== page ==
To the Bone Director Says Nutritionist Made Sure Lily Collins Gained Back the Weight She Lost for Role
Director Marti Noxon says that a nutritionist made sure that Lily Collins, an eating disorder survivor, gained back the weight she lost for the role
Lily Collins’ decision to lose weight to play Ellen, a woman battling anorexia, in To the Bone was entirely hers, director Marti Noxon says. It was a choice Collins made while being mindful of her history with anorexia and bulimia.
“We never asked her to lose a certain amount of weight. There was a discussion, and we didn’t have very much time. We only had about four weeks between her signing on and starting filming, because of her schedule. And it was really more of a conversation about what’s going to make you feel, as an actor, prepared for the role, but also how do we keep you safe, and not at a dangerous weight that’s going to be triggering for you,” Noxon tells PEOPLE.
“We had her work with a nutritionist, who actually worked with her throughout the entire process and for months after who, as she was gaining the weight back, was checking in with her all of the time.”
Collins said in an interview with Access Hollywood that losing weight was important to her, so she could properly inhabit the role.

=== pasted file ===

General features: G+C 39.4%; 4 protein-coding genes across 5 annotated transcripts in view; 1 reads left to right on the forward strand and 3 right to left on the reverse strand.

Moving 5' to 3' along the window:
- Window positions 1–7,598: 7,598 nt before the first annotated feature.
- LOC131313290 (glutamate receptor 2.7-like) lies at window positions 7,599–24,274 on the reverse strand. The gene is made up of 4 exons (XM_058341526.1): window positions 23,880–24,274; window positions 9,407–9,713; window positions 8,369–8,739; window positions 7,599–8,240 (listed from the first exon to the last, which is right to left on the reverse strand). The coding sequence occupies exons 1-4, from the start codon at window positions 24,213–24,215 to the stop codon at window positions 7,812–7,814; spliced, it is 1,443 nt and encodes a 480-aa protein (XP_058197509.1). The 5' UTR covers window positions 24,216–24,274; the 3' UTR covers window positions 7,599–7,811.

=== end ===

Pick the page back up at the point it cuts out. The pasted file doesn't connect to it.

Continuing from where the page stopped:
“For me, I just wanted to feel like I was paying homage to the 16 year old girl that I was, that would’ve wanted to see this movie, but at the time I was just an actor playing a character,” she said. “There was never a weight goal, there was never a number. It’s something that I decided to do as an actor for a role. You lose weight, you gain weight, you change your hair color. There’s so many different things that you can physically change for a character.”
Still, Project Heal, the non-profit eating disorder prevention organization that consulted on the film, wrote in an online FAQ that they do not support Collins’ decision to lose weight, especially considering her history.
“We in no way intend to endorse the idea that people with anorexia nervosa can lose weight safely. This was a creative decision on the filmmakers’ part, and filming was completed before Project HEAL got involved in the film,” they write. “There is strong research showing that getting into a state of negative energy balance and/or losing weight can make people who have struggled with anorexia nervosa much more prone to a relapse. The weight loss aspect is not something that Project HEAL supports.”
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Project Heal does add, though, that the filmmakers employed special effects, wardrobe and prosthetics to make Collins look more gaunt, which Noxon affirms.
“Some of the things that look alarming are really not,” Noxon says.